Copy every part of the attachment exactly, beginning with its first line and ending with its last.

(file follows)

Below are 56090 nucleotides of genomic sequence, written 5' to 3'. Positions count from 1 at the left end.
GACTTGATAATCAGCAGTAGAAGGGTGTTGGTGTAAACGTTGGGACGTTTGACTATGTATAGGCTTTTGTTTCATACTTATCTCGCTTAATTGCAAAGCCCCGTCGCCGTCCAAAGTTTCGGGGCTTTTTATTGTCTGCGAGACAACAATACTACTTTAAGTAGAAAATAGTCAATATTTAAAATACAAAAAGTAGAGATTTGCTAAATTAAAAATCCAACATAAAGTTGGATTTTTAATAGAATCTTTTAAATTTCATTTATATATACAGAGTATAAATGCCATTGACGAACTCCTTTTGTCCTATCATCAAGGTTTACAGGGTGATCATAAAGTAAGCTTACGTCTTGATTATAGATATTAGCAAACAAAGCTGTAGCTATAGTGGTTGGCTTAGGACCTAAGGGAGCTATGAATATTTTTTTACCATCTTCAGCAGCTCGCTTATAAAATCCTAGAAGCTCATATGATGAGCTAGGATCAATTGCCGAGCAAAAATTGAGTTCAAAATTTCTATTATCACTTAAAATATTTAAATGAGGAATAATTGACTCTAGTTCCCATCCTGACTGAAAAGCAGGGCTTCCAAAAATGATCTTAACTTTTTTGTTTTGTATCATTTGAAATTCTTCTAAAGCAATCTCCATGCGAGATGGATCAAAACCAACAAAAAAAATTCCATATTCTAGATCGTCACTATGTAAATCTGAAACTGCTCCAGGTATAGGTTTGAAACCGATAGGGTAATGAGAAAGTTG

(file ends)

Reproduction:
Below are 56090 nucleotides of genomic sequence, written 5' to 3'. Positions count from 1 at the left end.
GACTTGATAATCAGCAGTAGAAGGGTGTTGGTGTAAACGTTGGGACGTTTGACTATGTATAGGCTTTTGTTTCATACTTATCTCGCTTAATTGCAAAGCCCCGTCGCCGTCCAAAGTTTCGGGGCTTTTTATTGTCTGCGAGACAACAATACTACTTTAAGTAGAAAATAGTCAATATTTAAAATACAAAAAGTAGAGATTTGCTAAATTAAAAATCCAACATAAAGTTGGATTTTTAATAGAATCTTTTAAATTTCATTTATATATACAGAGTATAAATGCCATTGACGAACTCCTTTTGTCCTATCATCAAGGTTTACAGGGTGATCATAAAGTAAGCTTACGTCTTGATTATAGATATTAGCAAACAAAGCTGTAGCTATAGTGGTTGGCTTAGGACCTAAGGGAGCTATGAATATTTTTTTACCATCTTCAGCAGCTCGCTTATAAAATCCTAGAAGCTCATATGATGAGCTAGGATCAATTGCCGAGCAAAAATTGAGTTCAAAATTTCTATTATCACTTAAAATATTTAAATGAGGAATAATTGACTCTAGTTCCCATCCTGACTGAAAAGCAGGGCTTCCAAAAATGATCTTAACTTTTTTGTTTTGTATCATTTGAAATTCTTCTAAAGCAATCTCCATGCGAGATGGATCAAAACCAACAAAAAAAATTCCATATTCTAGATCGTCACTATGTAAATCTGAAACTGCTCCAGGTATAGGTTTGAAACCGATAGGGTAATGAGAAAGTTG